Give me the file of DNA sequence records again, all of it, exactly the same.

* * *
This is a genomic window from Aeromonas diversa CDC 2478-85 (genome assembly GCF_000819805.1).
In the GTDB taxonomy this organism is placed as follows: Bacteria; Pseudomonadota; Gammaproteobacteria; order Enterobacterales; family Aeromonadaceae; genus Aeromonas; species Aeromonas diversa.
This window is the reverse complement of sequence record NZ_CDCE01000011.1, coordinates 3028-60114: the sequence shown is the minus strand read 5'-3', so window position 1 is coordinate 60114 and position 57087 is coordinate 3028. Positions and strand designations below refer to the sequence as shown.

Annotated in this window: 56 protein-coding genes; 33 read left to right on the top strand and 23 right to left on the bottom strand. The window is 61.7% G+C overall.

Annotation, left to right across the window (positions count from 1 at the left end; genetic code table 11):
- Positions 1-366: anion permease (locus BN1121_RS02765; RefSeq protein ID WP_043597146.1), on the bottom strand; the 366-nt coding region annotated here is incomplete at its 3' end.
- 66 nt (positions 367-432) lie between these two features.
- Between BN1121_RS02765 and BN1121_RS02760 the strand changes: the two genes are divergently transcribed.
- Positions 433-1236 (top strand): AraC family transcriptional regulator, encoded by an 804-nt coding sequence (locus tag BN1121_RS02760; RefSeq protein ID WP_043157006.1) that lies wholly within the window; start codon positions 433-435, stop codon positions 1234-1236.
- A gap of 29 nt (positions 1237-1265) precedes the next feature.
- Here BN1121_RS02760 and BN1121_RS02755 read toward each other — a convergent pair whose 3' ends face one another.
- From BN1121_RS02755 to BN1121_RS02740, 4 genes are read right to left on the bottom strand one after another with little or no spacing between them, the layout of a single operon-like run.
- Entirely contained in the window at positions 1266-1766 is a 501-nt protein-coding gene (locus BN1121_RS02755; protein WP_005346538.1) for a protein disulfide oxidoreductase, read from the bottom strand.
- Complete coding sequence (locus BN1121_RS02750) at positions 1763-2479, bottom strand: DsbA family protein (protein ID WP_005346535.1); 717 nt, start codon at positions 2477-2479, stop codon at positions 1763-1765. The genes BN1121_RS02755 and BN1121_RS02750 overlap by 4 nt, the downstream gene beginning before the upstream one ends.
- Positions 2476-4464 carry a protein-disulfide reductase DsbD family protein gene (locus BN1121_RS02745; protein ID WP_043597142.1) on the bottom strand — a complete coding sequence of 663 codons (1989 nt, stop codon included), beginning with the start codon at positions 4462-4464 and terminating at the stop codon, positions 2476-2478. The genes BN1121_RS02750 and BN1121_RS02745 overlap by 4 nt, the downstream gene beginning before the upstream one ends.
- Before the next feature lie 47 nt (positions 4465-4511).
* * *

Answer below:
This is a genomic window from Aeromonas diversa CDC 2478-85 (genome assembly GCF_000819805.1).
In the GTDB taxonomy this organism is placed as follows: Bacteria; Pseudomonadota; Gammaproteobacteria; order Enterobacterales; family Aeromonadaceae; genus Aeromonas; species Aeromonas diversa.
This window is the reverse complement of sequence record NZ_CDCE01000011.1, coordinates 3028-60114: the sequence shown is the minus strand read 5'-3', so window position 1 is coordinate 60114 and position 57087 is coordinate 3028. Positions and strand designations below refer to the sequence as shown.

Annotated in this window: 56 protein-coding genes; 33 read left to right on the top strand and 23 right to left on the bottom strand. The window is 61.7% G+C overall.

Annotation, left to right across the window (positions count from 1 at the left end; genetic code table 11):
- Positions 1-366: anion permease (locus BN1121_RS02765; RefSeq protein ID WP_043597146.1), on the bottom strand; the 366-nt coding region annotated here is incomplete at its 3' end.
- 66 nt (positions 367-432) lie between these two features.
- Between BN1121_RS02765 and BN1121_RS02760 the strand changes: the two genes are divergently transcribed.
- Positions 433-1236 (top strand): AraC family transcriptional regulator, encoded by an 804-nt coding sequence (locus tag BN1121_RS02760; RefSeq protein ID WP_043157006.1) that lies wholly within the window; start codon positions 433-435, stop codon positions 1234-1236.
- A gap of 29 nt (positions 1237-1265) precedes the next feature.
- Here BN1121_RS02760 and BN1121_RS02755 read toward each other — a convergent pair whose 3' ends face one another.
- From BN1121_RS02755 to BN1121_RS02740, 4 genes are read right to left on the bottom strand one after another with little or no spacing between them, the layout of a single operon-like run.
- Entirely contained in the window at positions 1266-1766 is a 501-nt protein-coding gene (locus BN1121_RS02755; protein WP_005346538.1) for a protein disulfide oxidoreductase, read from the bottom strand.
- Complete coding sequence (locus BN1121_RS02750) at positions 1763-2479, bottom strand: DsbA family protein (protein ID WP_005346535.1); 717 nt, start codon at positions 2477-2479, stop codon at positions 1763-1765. The genes BN1121_RS02755 and BN1121_RS02750 overlap by 4 nt, the downstream gene beginning before the upstream one ends.
- Positions 2476-4464 carry a protein-disulfide reductase DsbD family protein gene (locus BN1121_RS02745; protein ID WP_043597142.1) on the bottom strand — a complete coding sequence of 663 codons (1989 nt, stop codon included), beginning with the start codon at positions 4462-4464 and terminating at the stop codon, positions 2476-2478. The genes BN1121_RS02750 and BN1121_RS02745 overlap by 4 nt, the downstream gene beginning before the upstream one ends.
- Before the next feature lie 47 nt (positions 4465-4511).